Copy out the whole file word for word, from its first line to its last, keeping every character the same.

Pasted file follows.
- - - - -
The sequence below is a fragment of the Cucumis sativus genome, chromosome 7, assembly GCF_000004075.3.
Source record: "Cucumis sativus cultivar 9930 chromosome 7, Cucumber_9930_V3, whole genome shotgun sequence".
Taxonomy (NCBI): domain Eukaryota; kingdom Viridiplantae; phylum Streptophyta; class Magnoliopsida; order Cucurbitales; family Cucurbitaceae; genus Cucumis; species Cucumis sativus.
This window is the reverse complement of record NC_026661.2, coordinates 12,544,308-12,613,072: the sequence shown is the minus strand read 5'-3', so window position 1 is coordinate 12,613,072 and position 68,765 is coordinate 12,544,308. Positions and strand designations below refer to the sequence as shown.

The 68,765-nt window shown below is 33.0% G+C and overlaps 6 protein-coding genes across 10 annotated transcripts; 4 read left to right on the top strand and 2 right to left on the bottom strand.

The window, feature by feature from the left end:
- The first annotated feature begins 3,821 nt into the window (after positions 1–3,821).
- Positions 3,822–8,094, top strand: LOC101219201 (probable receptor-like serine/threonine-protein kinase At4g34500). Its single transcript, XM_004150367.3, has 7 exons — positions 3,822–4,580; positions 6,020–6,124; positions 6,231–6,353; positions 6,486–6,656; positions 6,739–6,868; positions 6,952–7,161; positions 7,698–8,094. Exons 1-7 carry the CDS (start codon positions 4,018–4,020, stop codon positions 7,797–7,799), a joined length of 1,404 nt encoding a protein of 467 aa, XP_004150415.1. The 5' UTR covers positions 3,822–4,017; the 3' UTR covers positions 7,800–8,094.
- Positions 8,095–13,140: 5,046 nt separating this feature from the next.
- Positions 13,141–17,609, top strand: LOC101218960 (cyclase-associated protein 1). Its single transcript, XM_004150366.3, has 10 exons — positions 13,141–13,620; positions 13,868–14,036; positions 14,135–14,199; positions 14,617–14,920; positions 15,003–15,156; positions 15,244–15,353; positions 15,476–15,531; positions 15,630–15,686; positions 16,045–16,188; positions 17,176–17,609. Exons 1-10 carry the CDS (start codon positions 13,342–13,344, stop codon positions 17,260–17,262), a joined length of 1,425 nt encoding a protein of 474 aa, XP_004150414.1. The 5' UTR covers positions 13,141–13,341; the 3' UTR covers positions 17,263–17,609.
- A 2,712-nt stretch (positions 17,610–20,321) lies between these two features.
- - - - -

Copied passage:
The sequence below is a fragment of the Cucumis sativus genome, chromosome 7, assembly GCF_000004075.3.
Source record: "Cucumis sativus cultivar 9930 chromosome 7, Cucumber_9930_V3, whole genome shotgun sequence".
Taxonomy (NCBI): domain Eukaryota; kingdom Viridiplantae; phylum Streptophyta; class Magnoliopsida; order Cucurbitales; family Cucurbitaceae; genus Cucumis; species Cucumis sativus.
This window is the reverse complement of record NC_026661.2, coordinates 12,544,308-12,613,072: the sequence shown is the minus strand read 5'-3', so window position 1 is coordinate 12,613,072 and position 68,765 is coordinate 12,544,308. Positions and strand designations below refer to the sequence as shown.

The 68,765-nt window shown below is 33.0% G+C and overlaps 6 protein-coding genes across 10 annotated transcripts; 4 read left to right on the top strand and 2 right to left on the bottom strand.

The window, feature by feature from the left end:
- The first annotated feature begins 3,821 nt into the window (after positions 1–3,821).
- Positions 3,822–8,094, top strand: LOC101219201 (probable receptor-like serine/threonine-protein kinase At4g34500). Its single transcript, XM_004150367.3, has 7 exons — positions 3,822–4,580; positions 6,020–6,124; positions 6,231–6,353; positions 6,486–6,656; positions 6,739–6,868; positions 6,952–7,161; positions 7,698–8,094. Exons 1-7 carry the CDS (start codon positions 4,018–4,020, stop codon positions 7,797–7,799), a joined length of 1,404 nt encoding a protein of 467 aa, XP_004150415.1. The 5' UTR covers positions 3,822–4,017; the 3' UTR covers positions 7,800–8,094.
- Positions 8,095–13,140: 5,046 nt separating this feature from the next.
- Positions 13,141–17,609, top strand: LOC101218960 (cyclase-associated protein 1). Its single transcript, XM_004150366.3, has 10 exons — positions 13,141–13,620; positions 13,868–14,036; positions 14,135–14,199; positions 14,617–14,920; positions 15,003–15,156; positions 15,244–15,353; positions 15,476–15,531; positions 15,630–15,686; positions 16,045–16,188; positions 17,176–17,609. Exons 1-10 carry the CDS (start codon positions 13,342–13,344, stop codon positions 17,260–17,262), a joined length of 1,425 nt encoding a protein of 474 aa, XP_004150414.1. The 5' UTR covers positions 13,141–13,341; the 3' UTR covers positions 17,263–17,609.
- A 2,712-nt stretch (positions 17,610–20,321) lies between these two features.